The World Health Organization – WHO chief scientist directed people against mixing and matching COVID-19 inoculations from dissimilar producers, calling it a “dangerous trend” meanwhile there was diminutive data accessible about the health influence.
“It’s a little bit of a dangerous trend here. We are in a data-free, evidence-free zone as far as to mix and match,” Soumya Swaminathan stated in an online briefing.
“It will be a chaotic situation in countries if citizens start deciding when and who will be taking a second, a third, and a fourth dose.”
Thailand decides to mix Covid-19 shots as cases increases
Thailand has changed its inoculation policy to mix China’s Sinovac with the AstraZeneca vaccine in an attempt to increase protection.
The conclusion comes after hundreds of health workers wedged Covid despite being fully inoculated with Sinovac.
Instead of two Sinovac shots, people will now obtain the AstraZeneca vaccine after their first Sinovac shot.
Health workers who are already fully inoculated with Sinovac will also obtain the third booster from a dissimilar vaccine.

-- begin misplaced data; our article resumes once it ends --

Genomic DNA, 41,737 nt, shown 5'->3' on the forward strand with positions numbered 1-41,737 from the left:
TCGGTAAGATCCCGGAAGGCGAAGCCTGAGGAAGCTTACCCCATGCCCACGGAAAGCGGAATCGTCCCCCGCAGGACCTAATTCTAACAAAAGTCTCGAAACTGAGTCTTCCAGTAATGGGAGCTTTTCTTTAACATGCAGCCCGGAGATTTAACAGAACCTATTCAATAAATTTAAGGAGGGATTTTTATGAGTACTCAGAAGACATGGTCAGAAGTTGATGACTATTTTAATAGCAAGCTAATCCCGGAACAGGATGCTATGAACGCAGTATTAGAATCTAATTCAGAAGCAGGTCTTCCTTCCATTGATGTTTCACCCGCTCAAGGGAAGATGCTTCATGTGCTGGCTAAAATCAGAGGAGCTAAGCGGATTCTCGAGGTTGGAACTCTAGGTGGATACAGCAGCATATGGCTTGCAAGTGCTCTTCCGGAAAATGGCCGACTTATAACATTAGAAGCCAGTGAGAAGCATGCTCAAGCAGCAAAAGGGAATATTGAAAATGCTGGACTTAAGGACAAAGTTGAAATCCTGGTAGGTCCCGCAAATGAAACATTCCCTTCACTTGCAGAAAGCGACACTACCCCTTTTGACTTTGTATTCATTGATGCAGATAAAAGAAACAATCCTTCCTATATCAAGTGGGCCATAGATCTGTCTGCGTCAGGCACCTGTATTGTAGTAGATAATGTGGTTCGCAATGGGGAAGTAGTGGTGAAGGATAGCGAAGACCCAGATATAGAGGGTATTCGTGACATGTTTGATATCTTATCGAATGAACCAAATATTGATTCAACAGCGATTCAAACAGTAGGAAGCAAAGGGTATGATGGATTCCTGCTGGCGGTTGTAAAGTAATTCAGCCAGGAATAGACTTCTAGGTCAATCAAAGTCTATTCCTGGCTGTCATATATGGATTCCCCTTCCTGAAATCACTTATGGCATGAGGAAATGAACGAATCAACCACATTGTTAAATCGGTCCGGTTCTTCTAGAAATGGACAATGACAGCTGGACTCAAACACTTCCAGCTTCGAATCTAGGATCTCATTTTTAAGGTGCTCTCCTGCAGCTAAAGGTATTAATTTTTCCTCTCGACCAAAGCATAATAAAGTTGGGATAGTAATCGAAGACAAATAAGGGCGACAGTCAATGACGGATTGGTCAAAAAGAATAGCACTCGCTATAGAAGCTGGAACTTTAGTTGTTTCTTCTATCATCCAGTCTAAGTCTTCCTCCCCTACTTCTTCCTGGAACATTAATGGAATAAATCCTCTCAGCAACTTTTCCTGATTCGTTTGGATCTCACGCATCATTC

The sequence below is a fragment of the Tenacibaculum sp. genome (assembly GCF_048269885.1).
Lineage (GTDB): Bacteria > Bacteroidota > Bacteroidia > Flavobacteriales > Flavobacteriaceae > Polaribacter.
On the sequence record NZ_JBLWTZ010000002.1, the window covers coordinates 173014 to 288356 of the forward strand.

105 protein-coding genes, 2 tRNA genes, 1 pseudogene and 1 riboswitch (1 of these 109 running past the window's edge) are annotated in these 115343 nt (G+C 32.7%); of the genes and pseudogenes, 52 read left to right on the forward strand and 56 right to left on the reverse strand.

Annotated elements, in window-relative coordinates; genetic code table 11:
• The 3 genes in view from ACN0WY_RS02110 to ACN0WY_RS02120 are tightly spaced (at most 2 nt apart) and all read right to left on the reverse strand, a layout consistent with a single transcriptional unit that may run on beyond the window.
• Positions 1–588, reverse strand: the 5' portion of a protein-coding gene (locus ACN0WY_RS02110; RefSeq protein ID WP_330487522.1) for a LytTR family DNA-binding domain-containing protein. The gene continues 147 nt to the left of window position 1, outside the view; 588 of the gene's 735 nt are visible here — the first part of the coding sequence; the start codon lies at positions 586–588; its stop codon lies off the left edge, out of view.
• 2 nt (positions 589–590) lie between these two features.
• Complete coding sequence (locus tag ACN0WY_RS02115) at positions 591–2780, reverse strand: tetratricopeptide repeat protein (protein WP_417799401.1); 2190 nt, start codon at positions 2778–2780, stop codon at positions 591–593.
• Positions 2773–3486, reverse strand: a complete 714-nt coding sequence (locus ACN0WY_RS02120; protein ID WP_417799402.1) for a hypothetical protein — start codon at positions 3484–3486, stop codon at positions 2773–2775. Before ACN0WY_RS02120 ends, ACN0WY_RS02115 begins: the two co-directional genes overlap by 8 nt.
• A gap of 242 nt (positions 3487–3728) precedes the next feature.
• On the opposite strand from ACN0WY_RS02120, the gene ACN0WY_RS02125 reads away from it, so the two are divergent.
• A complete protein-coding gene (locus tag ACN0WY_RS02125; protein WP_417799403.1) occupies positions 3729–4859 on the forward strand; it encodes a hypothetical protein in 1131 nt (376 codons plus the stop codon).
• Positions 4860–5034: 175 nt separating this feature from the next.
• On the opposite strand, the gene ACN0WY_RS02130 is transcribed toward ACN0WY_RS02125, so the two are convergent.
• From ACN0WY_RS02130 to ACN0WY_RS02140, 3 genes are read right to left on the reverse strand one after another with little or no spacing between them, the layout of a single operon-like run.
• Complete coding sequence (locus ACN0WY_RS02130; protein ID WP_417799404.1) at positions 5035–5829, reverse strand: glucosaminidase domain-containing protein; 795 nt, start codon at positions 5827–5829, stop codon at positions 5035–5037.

This can be either the AstraZeneca vaccine or an mRNA vaccine-like Pfizer/BioNTech.
This third dose will be given three to four weeks after their second Sinovac jab, stated the country’s National Infectious Disease Committee.
AstraZeneca is presently the only other vaccine accessible in the country, with Pfizer/BioNTech shots contributed by the US set to arrive soon.
Thailand first received Sinovac vaccines from China and began giving shots to its health workers in February.
Whereas the health ministry said out of more than 677,000 medical staff who were fully inoculated with Sinovac, 618 were disease-ridden between April and July.
According to a study published in the New England Journal of Medicine showing results from Chile, Sinovac has an effectiveness rate of 65.9% against Covid-19, is 87.5% effective at avoiding hospitalization, and 86.3% effective at precluding death.
Thailand is currently in the middle of a spear of new infections, recording a record high of 9,418 on Sunday. The death toll for the previous day stood at 91.
Concerns over the effectiveness of the Chinese vaccine among rising cases have abruptly driven demand for other shots accessible by some private clinics.
Overall, Thailand has seen more than 345,000 established cases of Covid-19 and nearly 2,800 deaths since the commencement of the pandemic in 2020, according to figures gathered by Johns Hopkins University from around the world.
There are apprehensions that the spear in cases in many southeast Asian countries is due to the extent of the more transferrable Delta variant, first discovered in India.